|'Cut down to quit' with nicotine replacement therapies in smoking cessation: a systematic review of effectiveness and economic analysis
|Wang D, Connock M, Barton P, Fry-Smith A, Aveyard P, Moore D
This review evaluated the effectiveness of nicotine replacement therapy (NRT) in achieving smoking abstinence for smokers unwilling or unable to quit abruptly. The authors concluded that NRT was an effective intervention in achieving smoking abstinence for smokers who were unwilling or unable to attempt an abrupt quit. The authors' conclusions reflected the evidence presented and were likely to be reliable.
To assess the effectiveness of "cut down to quit" (CDQT) smoking (gradually cutting down smoking over an extended period of time) using nicotine replacement therapy (NRT).
The Cochrane Library (2006, issue 2), MEDLINE, EMBASE, CINAHL, PsycINFO and the Science Citation Index were searched from 1992 until 2006 to identify relevant studies written in any language. Search terms were reported. Research registries, citations of relevant studies and reviews, licensing authority and pharmaceutical industry documents were searched. Subject-matter experts and the pharmaceutical industry were contacted in order to identify additional studies.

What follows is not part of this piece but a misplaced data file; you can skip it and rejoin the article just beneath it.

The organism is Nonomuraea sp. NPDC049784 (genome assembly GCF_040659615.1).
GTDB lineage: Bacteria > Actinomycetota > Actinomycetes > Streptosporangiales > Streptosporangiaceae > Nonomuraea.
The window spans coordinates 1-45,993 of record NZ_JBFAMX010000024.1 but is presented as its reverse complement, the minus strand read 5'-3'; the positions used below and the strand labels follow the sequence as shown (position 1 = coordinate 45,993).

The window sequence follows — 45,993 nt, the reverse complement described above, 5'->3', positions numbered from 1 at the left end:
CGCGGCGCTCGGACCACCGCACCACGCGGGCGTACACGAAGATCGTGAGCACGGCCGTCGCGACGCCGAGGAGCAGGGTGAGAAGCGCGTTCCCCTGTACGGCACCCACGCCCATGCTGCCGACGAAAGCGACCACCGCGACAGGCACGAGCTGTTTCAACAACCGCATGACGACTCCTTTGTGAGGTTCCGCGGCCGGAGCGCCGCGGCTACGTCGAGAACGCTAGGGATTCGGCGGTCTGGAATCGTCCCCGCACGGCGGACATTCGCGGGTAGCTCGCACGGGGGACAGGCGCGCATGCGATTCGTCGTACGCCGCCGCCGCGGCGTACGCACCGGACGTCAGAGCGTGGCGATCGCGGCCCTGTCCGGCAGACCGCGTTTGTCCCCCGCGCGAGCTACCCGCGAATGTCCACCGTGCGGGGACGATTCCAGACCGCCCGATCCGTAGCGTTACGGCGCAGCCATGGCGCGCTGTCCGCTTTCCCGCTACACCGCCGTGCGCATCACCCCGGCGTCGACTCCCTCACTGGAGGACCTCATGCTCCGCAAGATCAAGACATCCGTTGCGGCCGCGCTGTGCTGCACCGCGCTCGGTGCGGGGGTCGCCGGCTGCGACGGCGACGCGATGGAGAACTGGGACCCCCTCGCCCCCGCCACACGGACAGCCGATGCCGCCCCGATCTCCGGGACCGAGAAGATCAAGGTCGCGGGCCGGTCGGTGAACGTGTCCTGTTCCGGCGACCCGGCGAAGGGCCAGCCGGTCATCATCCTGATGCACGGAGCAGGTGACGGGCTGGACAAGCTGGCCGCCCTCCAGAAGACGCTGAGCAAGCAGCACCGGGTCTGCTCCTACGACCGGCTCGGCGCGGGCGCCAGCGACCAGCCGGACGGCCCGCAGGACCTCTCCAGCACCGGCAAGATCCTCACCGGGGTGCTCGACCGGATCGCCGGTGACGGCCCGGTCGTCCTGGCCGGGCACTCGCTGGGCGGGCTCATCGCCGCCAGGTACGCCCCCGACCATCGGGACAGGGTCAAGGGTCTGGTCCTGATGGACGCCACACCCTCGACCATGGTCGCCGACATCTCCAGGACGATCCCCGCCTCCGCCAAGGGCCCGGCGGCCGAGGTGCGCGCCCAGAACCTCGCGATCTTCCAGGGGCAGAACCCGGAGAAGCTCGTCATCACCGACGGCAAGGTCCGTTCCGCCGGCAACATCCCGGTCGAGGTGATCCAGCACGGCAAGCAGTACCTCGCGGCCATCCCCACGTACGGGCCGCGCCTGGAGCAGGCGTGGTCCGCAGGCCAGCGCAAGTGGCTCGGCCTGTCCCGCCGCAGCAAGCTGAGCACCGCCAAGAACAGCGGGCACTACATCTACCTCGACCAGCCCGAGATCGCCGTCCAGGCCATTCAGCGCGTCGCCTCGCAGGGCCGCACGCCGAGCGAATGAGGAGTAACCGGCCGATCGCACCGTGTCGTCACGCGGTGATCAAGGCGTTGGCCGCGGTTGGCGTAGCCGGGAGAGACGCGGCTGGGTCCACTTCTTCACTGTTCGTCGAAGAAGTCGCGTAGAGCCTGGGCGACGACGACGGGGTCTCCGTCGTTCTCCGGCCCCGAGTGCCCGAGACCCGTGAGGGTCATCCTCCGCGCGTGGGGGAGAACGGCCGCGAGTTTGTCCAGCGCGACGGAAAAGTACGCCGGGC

Eligible for inclusion in the review were randomised controlled trials (RCTs) comparing NRT (gum or inhalator alone or as part of a combination therapy) with placebo, no treatment, non-NRT drugs for smoking cessation or psychological interventions (such as motivational support). Participants were smokers who were currently unwilling or unable to to quit abruptly. Characteristics of participants such as average age (42-46 years), proportion of female participants (45 per cent to 65 per cent), average cigarette consumption (24-30 cigarettes per day), average exhaled concentration of carbon monoxide (CO) in parts per million (ppm) (26-30 ppm) and intensity of physical dependence on nicotine as measured by Fagerstorm scores (5.4 to 6.6), were similar in all studies. The primary outcomes of interest were stated to be sustained abstinence, point prevalence abstinence, sustained reduction and point prevalence reduction in smoking, but sustained abstinence from smoking was used as the main indicator of success of NRT. Other outcomes of interest included health related quality of life (HRQoL), reduction in smoking and adverse events. Two reviewers selected studies for inclusion in the review, with any disagreements resolved by discussion and the involvement of a third reviewer if necessary.
Smoking reduction required self-reported decrease in cigarette consumption of ≥50 per cent relative to baseline, which was validated (except one study) by a reduction in exhaled CO relative to baseline. Smoking cessation was validated by an exhaled concentration of CO of less than 10 ppm.
Assessment of study quality